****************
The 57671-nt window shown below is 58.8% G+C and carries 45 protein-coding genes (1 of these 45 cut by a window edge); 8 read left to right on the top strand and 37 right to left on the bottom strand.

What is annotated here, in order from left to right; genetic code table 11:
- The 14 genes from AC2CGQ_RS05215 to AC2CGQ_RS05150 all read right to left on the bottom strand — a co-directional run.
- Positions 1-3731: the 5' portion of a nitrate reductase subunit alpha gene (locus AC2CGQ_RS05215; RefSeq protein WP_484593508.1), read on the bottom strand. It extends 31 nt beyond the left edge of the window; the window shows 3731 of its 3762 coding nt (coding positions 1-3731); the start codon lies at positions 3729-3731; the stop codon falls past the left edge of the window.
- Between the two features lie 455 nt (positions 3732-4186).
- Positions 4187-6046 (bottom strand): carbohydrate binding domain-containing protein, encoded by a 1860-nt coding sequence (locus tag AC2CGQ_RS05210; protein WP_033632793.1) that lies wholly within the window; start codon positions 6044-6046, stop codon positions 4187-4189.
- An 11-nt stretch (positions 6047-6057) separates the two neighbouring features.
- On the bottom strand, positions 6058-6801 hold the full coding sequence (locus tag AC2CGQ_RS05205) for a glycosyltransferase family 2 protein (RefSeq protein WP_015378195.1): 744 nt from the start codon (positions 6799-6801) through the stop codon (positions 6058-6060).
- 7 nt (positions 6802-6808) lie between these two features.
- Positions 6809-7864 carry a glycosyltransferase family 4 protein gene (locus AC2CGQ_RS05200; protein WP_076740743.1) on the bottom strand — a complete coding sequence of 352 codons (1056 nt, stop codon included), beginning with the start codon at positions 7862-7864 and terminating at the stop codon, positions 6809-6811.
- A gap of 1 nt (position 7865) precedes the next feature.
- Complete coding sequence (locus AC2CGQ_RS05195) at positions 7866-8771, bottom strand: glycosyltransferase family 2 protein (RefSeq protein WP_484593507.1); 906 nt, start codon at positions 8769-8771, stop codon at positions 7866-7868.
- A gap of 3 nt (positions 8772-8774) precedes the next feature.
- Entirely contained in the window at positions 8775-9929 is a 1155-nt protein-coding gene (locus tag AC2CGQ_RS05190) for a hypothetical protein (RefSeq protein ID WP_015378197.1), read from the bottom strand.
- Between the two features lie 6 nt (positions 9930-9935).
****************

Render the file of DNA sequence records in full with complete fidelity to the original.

The 57671-nt window shown below is 58.8% G+C and carries 45 protein-coding genes (1 of these 45 cut by a window edge); 8 read left to right on the top strand and 37 right to left on the bottom strand.

What is annotated here, in order from left to right; genetic code table 11:
- The 14 genes from AC2CGQ_RS05215 to AC2CGQ_RS05150 all read right to left on the bottom strand — a co-directional run.
- Positions 1-3731: the 5' portion of a nitrate reductase subunit alpha gene (locus AC2CGQ_RS05215; RefSeq protein WP_484593508.1), read on the bottom strand. It extends 31 nt beyond the left edge of the window; the window shows 3731 of its 3762 coding nt (coding positions 1-3731); the start codon lies at positions 3729-3731; the stop codon falls past the left edge of the window.
- Between the two features lie 455 nt (positions 3732-4186).
- Positions 4187-6046 (bottom strand): carbohydrate binding domain-containing protein, encoded by a 1860-nt coding sequence (locus tag AC2CGQ_RS05210; protein WP_033632793.1) that lies wholly within the window; start codon positions 6044-6046, stop codon positions 4187-4189.
- An 11-nt stretch (positions 6047-6057) separates the two neighbouring features.
- On the bottom strand, positions 6058-6801 hold the full coding sequence (locus tag AC2CGQ_RS05205) for a glycosyltransferase family 2 protein (RefSeq protein WP_015378195.1): 744 nt from the start codon (positions 6799-6801) through the stop codon (positions 6058-6060).
- 7 nt (positions 6802-6808) lie between these two features.
- Positions 6809-7864 carry a glycosyltransferase family 4 protein gene (locus AC2CGQ_RS05200; protein WP_076740743.1) on the bottom strand — a complete coding sequence of 352 codons (1056 nt, stop codon included), beginning with the start codon at positions 7862-7864 and terminating at the stop codon, positions 6809-6811.
- A gap of 1 nt (position 7865) precedes the next feature.
- Complete coding sequence (locus AC2CGQ_RS05195) at positions 7866-8771, bottom strand: glycosyltransferase family 2 protein (RefSeq protein WP_484593507.1); 906 nt, start codon at positions 8769-8771, stop codon at positions 7866-7868.
- A gap of 3 nt (positions 8772-8774) precedes the next feature.
- Entirely contained in the window at positions 8775-9929 is a 1155-nt protein-coding gene (locus tag AC2CGQ_RS05190) for a hypothetical protein (RefSeq protein ID WP_015378197.1), read from the bottom strand.
- Between the two features lie 6 nt (positions 9930-9935).